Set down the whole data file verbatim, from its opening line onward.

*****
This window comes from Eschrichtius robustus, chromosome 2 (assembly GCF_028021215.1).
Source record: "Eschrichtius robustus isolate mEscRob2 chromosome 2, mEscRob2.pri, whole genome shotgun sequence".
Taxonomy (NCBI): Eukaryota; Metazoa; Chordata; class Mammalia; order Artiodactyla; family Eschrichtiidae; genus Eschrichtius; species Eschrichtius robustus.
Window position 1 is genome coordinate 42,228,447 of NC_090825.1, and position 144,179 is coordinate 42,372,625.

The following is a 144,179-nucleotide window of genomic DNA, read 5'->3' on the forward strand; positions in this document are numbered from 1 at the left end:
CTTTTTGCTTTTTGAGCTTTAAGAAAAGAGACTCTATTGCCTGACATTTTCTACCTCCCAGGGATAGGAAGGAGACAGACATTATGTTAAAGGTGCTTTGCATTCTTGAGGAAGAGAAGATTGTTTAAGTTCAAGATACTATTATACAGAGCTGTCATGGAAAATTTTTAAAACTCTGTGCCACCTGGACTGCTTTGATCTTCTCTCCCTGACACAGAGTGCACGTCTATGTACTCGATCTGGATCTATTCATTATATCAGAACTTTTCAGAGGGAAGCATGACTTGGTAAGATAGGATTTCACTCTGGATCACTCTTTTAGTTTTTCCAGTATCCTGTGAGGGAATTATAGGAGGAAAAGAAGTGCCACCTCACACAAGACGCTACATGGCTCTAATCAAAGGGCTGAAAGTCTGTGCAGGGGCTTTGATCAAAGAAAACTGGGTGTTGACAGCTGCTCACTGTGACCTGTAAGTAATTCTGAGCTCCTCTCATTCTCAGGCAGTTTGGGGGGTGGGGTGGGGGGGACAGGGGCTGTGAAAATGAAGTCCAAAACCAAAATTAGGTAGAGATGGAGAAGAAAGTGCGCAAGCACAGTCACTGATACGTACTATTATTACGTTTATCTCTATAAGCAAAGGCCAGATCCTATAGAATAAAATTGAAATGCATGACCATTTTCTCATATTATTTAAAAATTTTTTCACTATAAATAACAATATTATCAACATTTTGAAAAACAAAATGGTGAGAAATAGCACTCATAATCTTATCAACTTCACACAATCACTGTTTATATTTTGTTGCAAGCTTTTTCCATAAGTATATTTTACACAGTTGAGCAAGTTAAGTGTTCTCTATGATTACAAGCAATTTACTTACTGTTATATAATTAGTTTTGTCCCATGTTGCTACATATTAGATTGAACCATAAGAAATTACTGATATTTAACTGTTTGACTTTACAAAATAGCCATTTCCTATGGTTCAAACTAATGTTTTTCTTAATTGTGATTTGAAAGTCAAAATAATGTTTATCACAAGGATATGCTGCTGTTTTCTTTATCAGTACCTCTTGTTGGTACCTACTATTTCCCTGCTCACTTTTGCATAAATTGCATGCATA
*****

This window comes from Eschrichtius robustus, chromosome 2 (assembly GCF_028021215.1).
Source record: "Eschrichtius robustus isolate mEscRob2 chromosome 2, mEscRob2.pri, whole genome shotgun sequence".
Taxonomy (NCBI): Eukaryota; Metazoa; Chordata; class Mammalia; order Artiodactyla; family Eschrichtiidae; genus Eschrichtius; species Eschrichtius robustus.
Window position 1 is genome coordinate 42,228,447 of NC_090825.1, and position 144,179 is coordinate 42,372,625.

The following is a 144,179-nucleotide window of genomic DNA, read 5'->3' on the forward strand; positions in this document are numbered from 1 at the left end:
CTTTTTGCTTTTTGAGCTTTAAGAAAAGAGACTCTATTGCCTGACATTTTCTACCTCCCAGGGATAGGAAGGAGACAGACATTATGTTAAAGGTGCTTTGCATTCTTGAGGAAGAGAAGATTGTTTAAGTTCAAGATACTATTATACAGAGCTGTCATGGAAAATTTTTAAAACTCTGTGCCACCTGGACTGCTTTGATCTTCTCTCCCTGACACAGAGTGCACGTCTATGTACTCGATCTGGATCTATTCATTATATCAGAACTTTTCAGAGGGAAGCATGACTTGGTAAGATAGGATTTCACTCTGGATCACTCTTTTAGTTTTTCCAGTATCCTGTGAGGGAATTATAGGAGGAAAAGAAGTGCCACCTCACACAAGACGCTACATGGCTCTAATCAAAGGGCTGAAAGTCTGTGCAGGGGCTTTGATCAAAGAAAACTGGGTGTTGACAGCTGCTCACTGTGACCTGTAAGTAATTCTGAGCTCCTCTCATTCTCAGGCAGTTTGGGGGGTGGGGTGGGGGGGACAGGGGCTGTGAAAATGAAGTCCAAAACCAAAATTAGGTAGAGATGGAGAAGAAAGTGCGCAAGCACAGTCACTGATACGTACTATTATTACGTTTATCTCTATAAGCAAAGGCCAGATCCTATAGAATAAAATTGAAATGCATGACCATTTTCTCATATTATTTAAAAATTTTTTCACTATAAATAACAATATTATCAACATTTTGAAAAACAAAATGGTGAGAAATAGCACTCATAATCTTATCAACTTCACACAATCACTGTTTATATTTTGTTGCAAGCTTTTTCCATAAGTATATTTTACACAGTTGAGCAAGTTAAGTGTTCTCTATGATTACAAGCAATTTACTTACTGTTATATAATTAGTTTTGTCCCATGTTGCTACATATTAGATTGAACCATAAGAAATTACTGATATTTAACTGTTTGACTTTACAAAATAGCCATTTCCTATGGTTCAAACTAATGTTTTTCTTAATTGTGATTTGAAAGTCAAAATAATGTTTATCACAAGGATATGCTGCTGTTTTCTTTATCAGTACCTCTTGTTGGTACCTACTATTTCCCTGCTCACTTTTGCATAAATTGCATGCATA